In recent years, the prevailing trend in data center construction has shifted toward consolidation and retirement. Companies have streamlined operations by migrating substantial workloads to the cloud, thereby reducing growth in the number of active data centers. However, this trajectory has taken a turn with the explosive rise of artificial intelligence (AI), particularly generative AI. The global AI infrastructure market, encompassing data centers, networks, and supporting hardware, is expected to reach $422.55 billion by 2029, with an annual growth rate of 44% over the next six years, according to Data Bridge Market Research.
Enterprises are now choosing to conduct their AI processing on-premises due to various factors, such as data requirements and governance. The critical shift towards on-premises AI processing is often fueled by the nature of data involved—business-critical or highly sensitive information that cannot, or should not, be transferred to the cloud. Consequently, a well-rounded AI strategy may demand an on-premises data center. However, accommodating AI workloads in data centers necessitates a departure from traditional design principles, influencing how data centers are designed, built, and operated.
Key Considerations for AI-Centric Data Center Migration
Location, Location, Location
The location of a data center is paramount, especially when accommodating AI workloads due to their heightened compute and network intensity. This emphasizes the need for meticulous planning before breaking ground.
Know Your Power Draw
Traditional data centers, running databases and business applications, usually operate with a power draw of 8 kW to 10 kW per rack, easily cooled by fans. Unlike traditional data centers, AI processing requires significantly more power—upwards of 70 kW per rack with some industry experts contemplating future needs approaching 300 kW per rack. Understanding the power draw is crucial for planning and ensuring adequate support for AI workloads.
Check the Local Power and Water Supply
Verify if the local power company can meet the heightened power requirements. Additionally, account for the substantial water needs, especially for liquid-cooled AI data centers, by checking the availability of a sufficient water supply and considering more advanced closed loop cooling systems.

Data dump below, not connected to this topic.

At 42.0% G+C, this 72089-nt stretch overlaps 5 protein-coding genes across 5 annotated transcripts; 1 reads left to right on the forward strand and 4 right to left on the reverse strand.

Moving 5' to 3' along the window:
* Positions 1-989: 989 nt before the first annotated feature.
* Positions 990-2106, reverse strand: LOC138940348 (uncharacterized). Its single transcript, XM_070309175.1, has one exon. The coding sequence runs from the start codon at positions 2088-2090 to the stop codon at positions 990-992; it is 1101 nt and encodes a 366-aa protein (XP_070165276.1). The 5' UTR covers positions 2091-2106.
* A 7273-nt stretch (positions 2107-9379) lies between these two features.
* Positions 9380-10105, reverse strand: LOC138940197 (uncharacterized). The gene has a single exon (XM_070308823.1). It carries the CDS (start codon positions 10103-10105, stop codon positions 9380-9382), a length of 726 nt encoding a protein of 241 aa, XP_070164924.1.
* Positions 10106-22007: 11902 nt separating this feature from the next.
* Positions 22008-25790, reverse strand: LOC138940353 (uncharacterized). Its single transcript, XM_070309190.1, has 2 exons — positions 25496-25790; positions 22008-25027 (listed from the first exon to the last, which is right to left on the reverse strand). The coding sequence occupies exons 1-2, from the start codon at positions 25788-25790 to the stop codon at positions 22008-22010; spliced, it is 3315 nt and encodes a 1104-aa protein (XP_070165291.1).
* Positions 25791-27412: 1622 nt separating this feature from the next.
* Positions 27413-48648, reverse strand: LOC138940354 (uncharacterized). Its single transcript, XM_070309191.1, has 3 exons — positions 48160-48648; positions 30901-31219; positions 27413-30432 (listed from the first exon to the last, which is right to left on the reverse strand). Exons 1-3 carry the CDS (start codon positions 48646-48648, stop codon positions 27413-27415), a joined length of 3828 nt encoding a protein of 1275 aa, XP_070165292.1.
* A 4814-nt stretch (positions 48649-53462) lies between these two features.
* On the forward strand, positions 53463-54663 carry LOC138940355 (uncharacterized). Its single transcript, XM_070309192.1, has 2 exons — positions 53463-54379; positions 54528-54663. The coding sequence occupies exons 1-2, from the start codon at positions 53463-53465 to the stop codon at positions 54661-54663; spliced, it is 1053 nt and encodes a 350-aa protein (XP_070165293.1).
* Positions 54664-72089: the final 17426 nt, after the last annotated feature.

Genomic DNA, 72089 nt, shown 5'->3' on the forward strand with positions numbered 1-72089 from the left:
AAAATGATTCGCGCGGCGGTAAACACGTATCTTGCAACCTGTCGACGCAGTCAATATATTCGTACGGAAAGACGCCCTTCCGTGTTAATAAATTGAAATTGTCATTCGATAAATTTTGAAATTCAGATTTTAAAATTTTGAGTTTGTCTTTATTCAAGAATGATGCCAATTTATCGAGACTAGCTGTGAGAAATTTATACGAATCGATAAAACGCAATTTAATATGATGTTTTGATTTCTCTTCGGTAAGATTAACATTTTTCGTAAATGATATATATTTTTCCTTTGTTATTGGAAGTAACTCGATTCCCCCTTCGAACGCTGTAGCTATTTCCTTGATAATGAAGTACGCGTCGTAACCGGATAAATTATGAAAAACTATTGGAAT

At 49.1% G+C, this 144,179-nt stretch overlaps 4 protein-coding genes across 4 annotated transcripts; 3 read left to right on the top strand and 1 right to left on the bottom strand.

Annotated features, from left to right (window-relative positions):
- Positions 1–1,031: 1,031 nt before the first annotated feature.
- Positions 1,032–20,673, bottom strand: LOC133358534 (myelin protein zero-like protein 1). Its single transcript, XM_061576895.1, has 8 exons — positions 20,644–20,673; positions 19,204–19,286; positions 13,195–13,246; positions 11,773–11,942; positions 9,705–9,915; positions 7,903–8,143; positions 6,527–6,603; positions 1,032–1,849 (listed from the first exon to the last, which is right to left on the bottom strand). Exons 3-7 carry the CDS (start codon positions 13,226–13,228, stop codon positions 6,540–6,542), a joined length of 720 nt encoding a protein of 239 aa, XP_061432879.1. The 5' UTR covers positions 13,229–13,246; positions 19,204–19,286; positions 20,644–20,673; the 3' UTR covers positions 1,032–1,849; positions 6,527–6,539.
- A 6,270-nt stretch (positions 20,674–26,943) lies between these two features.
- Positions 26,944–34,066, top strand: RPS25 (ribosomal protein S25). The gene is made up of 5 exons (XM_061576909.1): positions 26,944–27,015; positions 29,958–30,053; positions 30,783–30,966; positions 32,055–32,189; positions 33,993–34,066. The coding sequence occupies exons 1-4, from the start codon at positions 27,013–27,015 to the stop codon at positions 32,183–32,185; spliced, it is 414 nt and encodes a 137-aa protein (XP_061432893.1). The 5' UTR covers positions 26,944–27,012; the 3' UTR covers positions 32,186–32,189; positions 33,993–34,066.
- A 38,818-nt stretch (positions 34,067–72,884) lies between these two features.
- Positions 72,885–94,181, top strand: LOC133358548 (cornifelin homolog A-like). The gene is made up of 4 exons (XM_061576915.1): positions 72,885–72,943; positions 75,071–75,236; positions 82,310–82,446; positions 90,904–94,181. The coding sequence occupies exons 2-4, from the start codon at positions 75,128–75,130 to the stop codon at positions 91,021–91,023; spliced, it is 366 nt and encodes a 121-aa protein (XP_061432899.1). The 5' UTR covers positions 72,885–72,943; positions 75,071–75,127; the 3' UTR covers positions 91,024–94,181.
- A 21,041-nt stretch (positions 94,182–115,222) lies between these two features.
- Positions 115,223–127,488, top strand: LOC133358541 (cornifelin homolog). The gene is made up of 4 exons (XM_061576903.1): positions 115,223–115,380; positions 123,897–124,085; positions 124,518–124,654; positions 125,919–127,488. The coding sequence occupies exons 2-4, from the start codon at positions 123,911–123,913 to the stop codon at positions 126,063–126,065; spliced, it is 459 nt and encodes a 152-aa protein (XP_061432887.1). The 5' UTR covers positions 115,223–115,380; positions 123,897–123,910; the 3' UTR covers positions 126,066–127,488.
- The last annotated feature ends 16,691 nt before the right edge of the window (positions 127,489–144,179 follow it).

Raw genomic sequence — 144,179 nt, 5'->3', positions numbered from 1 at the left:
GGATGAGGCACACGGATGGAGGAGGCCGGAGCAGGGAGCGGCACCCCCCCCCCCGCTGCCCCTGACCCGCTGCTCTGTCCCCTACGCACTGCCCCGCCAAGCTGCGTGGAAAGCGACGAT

Consider the Consumption Model
Explore consumption models offered by major hardware OEMs, which allow payment based on usage rather than upfront acquisition costs. This model is gaining popularity due to its cost-effective and flexible nature.
Isolate the AI
Ensure proper isolation and containment of AI equipment to maintain consistent thermodynamics. Similar power envelopes running side-by-side are ideal to prevent the impact of varying pressure and temperature ranges
Keep the Floor in Mind
For liquid-cooled AI systems, a raised floor may not be necessary. Consider a slab floor that can accommodate the weight of the equipment more effectively.
Anticipate future needs by ensuring sufficient cooling, capacity, and power to accommodate not only current but also projected growth. Communicate growth projections with management to avoid potential obsolescence issues
Expect Hardware Churn
Traditional data center operators have been able to extend the lifespan of their equipment well beyond the warranty period. In the case of AI technology there is an accelerated pace of innovation, leading to faster obsolescence. Design the AI section of the data center for ease of modernization and upgrades, distinct from the traditional hardware.
In summary, the field of data center construction is changing, with a shift toward on-premises artificial intelligence processing that goes against established design conventions. For a seamless transition, it is essential to address critical factors such precise location, increased power requirements, adaptable infrastructure design, and strategic planning. A flexible approach to equipment updates and obsolescence becomes crucial as AI’s influence grows. Taking these factors into account will help to guarantee the successful integration of AI into data centers and strengthen their resilience in the ever-changing technological landscape.